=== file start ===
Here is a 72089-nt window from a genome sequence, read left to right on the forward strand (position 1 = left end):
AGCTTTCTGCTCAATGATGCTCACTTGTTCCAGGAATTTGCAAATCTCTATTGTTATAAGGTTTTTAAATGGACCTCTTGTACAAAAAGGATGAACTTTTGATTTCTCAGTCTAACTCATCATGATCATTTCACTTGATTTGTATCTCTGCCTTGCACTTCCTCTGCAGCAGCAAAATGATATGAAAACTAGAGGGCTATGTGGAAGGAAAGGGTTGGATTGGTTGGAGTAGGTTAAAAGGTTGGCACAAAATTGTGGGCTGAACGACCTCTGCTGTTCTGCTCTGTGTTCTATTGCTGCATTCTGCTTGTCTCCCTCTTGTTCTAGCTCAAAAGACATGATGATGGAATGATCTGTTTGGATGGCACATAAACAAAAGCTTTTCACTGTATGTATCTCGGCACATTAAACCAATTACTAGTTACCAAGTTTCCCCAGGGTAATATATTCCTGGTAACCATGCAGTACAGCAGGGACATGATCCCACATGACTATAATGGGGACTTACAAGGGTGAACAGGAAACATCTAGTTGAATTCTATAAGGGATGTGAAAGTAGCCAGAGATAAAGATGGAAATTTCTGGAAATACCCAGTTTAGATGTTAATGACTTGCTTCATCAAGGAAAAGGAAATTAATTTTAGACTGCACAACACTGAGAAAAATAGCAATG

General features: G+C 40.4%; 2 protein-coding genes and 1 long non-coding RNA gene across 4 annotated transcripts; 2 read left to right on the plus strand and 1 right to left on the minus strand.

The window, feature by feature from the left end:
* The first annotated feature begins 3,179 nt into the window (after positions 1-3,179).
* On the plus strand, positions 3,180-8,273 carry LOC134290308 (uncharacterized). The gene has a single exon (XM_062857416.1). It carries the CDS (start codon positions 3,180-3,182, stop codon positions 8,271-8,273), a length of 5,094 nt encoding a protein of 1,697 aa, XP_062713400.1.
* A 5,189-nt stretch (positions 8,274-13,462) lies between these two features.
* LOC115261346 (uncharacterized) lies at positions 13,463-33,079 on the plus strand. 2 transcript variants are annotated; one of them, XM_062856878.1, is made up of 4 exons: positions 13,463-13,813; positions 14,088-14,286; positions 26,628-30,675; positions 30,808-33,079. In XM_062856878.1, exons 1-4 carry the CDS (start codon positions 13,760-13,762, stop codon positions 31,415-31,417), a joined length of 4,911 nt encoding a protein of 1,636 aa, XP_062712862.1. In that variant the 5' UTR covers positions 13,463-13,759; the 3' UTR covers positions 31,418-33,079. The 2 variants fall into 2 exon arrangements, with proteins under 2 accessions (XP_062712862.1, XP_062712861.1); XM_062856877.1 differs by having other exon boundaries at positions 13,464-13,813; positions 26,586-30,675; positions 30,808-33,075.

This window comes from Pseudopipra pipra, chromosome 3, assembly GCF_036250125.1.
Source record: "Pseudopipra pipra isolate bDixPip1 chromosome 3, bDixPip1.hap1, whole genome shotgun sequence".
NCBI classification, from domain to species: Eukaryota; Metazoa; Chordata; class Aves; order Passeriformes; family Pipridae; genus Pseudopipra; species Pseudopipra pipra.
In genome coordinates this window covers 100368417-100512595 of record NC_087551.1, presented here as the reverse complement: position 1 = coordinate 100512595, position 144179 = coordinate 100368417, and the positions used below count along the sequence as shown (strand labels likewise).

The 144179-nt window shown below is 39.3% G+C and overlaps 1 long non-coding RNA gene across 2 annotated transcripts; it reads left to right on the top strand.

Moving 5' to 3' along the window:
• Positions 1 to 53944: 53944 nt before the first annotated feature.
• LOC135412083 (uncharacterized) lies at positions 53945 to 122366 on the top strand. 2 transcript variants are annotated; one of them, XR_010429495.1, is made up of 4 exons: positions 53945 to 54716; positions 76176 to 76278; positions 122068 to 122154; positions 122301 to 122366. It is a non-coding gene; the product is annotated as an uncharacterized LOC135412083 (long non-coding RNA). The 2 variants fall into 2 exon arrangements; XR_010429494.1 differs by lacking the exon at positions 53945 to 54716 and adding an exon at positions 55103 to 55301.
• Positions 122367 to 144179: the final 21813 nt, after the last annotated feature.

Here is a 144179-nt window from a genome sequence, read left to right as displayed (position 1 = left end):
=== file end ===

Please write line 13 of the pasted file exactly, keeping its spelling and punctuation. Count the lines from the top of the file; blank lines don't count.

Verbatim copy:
The 144179-nt window shown below is 39.3% G+C and overlaps 1 long non-coding RNA gene across 2 annotated transcripts; it reads left to right on the top strand.